Fig. CM17. Movement of kinesin and cytoplasmic dynein along a microtubule. (From Alberts et al, Copyright 1994, from Molecular Biology of The Cell 3rd ed., by Alberts et al., reproduced .by permission of Routledge, Inc., part of The Taylor and Francis group).

Ciliary dynein is a much larger protein than the cytoplasmic dynein: its mass is about 2 million daltons, composed of either 2 or 3 heavy chains and 10 or more smaller polypeptides. The dynein motor protein in cilia and flagella has a head which hydrolyzes ATP and interacts with the adjacent microtubules to generate a sliding force between the microtubules. However, the microtubules are linked together, therefore, they can not slide but must bend. This local bending of the microtubules is the mechanism of ciliary movement, the beating.

Reading articles from the following authors will enhance knowledge in microtubules based motility: Hackney, 1996, Vallee and Sheetz, 1996; Samsó et al., 1998, and Rice et al., 1999.


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Higgs, H.N. and Pollard, T.D. (1999). Regulation of actin polymerization by Arp2/3 complex and WASp/Scar proteins. J. Biol. Chem., 274, 32531-32534.

Hoffmann-Berling, H. (1954). Adenosintriphosphat als Betriebsstoff von Zellbewegungen. Biochim. Biophys. Acta, 14, 182-194.

Karcher, R.L., Roland, J.T., Zappacosta, F., Huddleston, M.J., Annan, R.S., Carr, S.A., and Gelfand, V.I. (2001). Cell cycle regulation of myosin-V by calcium/calmodulin-dependent protein kinase II. Science 293, 1317-1320.

Kikkawa, M., Sablin, E.P., Okada, Y., Yajima, H., Fletterick, R.J., and Hirokawa, N. (2001). Switch-based mechanism of kinesin motors. Nature 411, 439-445.

Le Clainche, C., Didry, D., Carlier, M.-F., and Pantaloni, D. (2001). Activation of Arp2/3 complex by Wiskott-Aldrich syndrome protein is linked to enhanced binding of ATP to Arp2. J. Biol. Chem. 276, 46689-46692.

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Pantaloni, D., Le Clainche, C., and Carlier, M-F. (2001). Mechanism of actin-based motility. Science, 292, 1502-1506.

Pestic-Dragovich, L., Stojiljkovic, L., Philimonenko, A.A., Nowak, G., Ke, Y., Settlage, R.E., Shabanowitz, J., Hunt, D.F., Hozak, P., and de Lanerolle, P. (2000). A myosin I isoform in the nucleus. Science, 290, 337-341.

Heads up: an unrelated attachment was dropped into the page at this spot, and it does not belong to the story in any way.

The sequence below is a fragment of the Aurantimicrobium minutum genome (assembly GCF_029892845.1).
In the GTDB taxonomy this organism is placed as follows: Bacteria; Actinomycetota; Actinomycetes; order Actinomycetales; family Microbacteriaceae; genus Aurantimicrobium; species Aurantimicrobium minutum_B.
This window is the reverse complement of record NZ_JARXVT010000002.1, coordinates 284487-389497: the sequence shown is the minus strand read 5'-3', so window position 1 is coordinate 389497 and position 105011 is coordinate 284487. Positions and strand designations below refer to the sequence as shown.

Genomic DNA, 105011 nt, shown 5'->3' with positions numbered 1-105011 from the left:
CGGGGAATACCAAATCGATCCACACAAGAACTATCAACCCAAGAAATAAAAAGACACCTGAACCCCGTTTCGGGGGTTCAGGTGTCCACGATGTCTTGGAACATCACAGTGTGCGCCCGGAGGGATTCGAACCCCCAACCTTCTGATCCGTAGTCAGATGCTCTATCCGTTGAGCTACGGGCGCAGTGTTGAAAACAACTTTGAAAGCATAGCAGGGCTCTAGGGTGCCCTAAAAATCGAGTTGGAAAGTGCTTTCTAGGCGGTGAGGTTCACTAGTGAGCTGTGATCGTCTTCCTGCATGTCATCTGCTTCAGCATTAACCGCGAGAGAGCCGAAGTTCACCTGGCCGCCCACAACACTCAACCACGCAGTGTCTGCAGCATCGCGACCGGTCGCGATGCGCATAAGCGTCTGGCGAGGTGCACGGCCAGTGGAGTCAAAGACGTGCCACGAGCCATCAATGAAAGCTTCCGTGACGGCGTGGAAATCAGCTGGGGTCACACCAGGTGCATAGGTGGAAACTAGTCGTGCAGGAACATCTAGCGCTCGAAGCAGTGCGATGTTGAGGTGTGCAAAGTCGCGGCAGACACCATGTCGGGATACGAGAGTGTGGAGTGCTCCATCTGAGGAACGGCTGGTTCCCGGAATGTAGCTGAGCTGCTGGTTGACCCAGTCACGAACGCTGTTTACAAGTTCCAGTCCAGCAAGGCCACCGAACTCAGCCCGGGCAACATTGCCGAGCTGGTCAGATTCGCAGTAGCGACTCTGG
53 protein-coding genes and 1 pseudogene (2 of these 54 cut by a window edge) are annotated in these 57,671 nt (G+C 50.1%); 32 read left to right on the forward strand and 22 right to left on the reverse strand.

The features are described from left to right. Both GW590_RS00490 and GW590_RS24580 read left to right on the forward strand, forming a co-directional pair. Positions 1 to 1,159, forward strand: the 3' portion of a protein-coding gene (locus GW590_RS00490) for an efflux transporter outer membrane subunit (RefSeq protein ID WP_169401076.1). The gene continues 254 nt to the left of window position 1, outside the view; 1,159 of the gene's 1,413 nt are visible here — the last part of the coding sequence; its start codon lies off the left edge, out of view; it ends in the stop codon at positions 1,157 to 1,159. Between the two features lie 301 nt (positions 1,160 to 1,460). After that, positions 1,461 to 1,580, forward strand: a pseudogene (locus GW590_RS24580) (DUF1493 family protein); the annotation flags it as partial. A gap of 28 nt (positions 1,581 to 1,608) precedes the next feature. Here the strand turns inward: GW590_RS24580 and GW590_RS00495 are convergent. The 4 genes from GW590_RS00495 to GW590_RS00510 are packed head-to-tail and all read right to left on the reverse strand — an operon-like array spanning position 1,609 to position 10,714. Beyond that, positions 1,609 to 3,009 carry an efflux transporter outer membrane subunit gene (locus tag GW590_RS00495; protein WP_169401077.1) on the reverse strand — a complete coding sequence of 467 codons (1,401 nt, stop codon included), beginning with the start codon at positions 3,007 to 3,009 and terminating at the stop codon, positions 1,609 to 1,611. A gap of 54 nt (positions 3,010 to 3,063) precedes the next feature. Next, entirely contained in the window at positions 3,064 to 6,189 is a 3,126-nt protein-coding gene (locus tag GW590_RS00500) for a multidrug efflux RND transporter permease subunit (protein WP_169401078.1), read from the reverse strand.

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Pollard, T.D., Blanchoin, L., and Mullins, R.D. (2000). Molecular mechanisms controlling actin filament dynamics in nonmuscle cells. Annu. Rev. Biophys. Biomol. Struct. 29, 545-576.

Redowicz, M.J. (2001). Regulation of nonmuscle myosins by heavy chain phosphorylation. Journal of Muscle Research and Cell Motility, 22, 163-173.

Rice, S., Lin., A.V., Safer, D., Hart, C.L., Naber, H., Carragher, B.O., Cain, S.M., Pechatnikova, E., Wilson-Kubalek, E.M., Whittaker, M., Pate, E., Cooke, R., Taylor, E.W., and Vale, R.D. (1999). A structural change in the kinesin motor protein that drives motility. Nature, 402, 778-784.

Robinson, R.C., Mejillano, M., Le, V.P., Burtnick, L.D., Yin, H.L., and Choe, S. (1999) Domain movement in gelsolin: a calcium-activated switch. Science, 286, 1939-1942.

Robinson, R.C., Turbedsky, K., Kaiser, D.A., Marchand, J.-P., Higgs, H.N., Choe, S., and Pollard, T.D. (2001). Crystal structure of Arp2/3 complex. Science 294, 1679-1684.

Samsó, M., Radermacher, M., Frank, J., and Koonce, M.P. (1998). Structural characterization of a dynein motor domain. J. Mol. Biol. 276, 927-937.

Schafer, D.A. and Schroer, T.A. (1999). Actin related proteins. Annu. Rev. Cell Dev. 15, 341-363.

Schutt, C.E., Myslik, J.C., Rozycki, M.D., Goonesekere, M.C.W., and Lindberg, U. (1993). The structure of crystalline profilin-beta-actin. Nature, 365, 810-816.

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Sun, H.Q., Yamamoto, M., Mejillano, M., and Yin, H. L. (1999). Gelsolin, a multifunctional actin regulatory protein. J. Biol. Chem. 274, 33179-33182.

Vallee, R.B. and Sheetz, M.P. (1996). Targeting of motor proteins. Science, 271, 1539-1544.

van den Ent, F., Amos, L.A., and Lowe, J. (2001). Prokaryotic origin of the actin cytoskeleton. Nature, 413, 39-44.

Volkmann, N., Amann, K.J., Stoilova -McPhie, S., Egile, C., Winter, D.C., Hazelwood, L., Heuser, J.E., Li, R., Pollard, T.D., and Hanein, D. (2001). Structure of Arp2/3 complex in its activated state and in actin filament branch junctions. Science, 293, 2456-2459.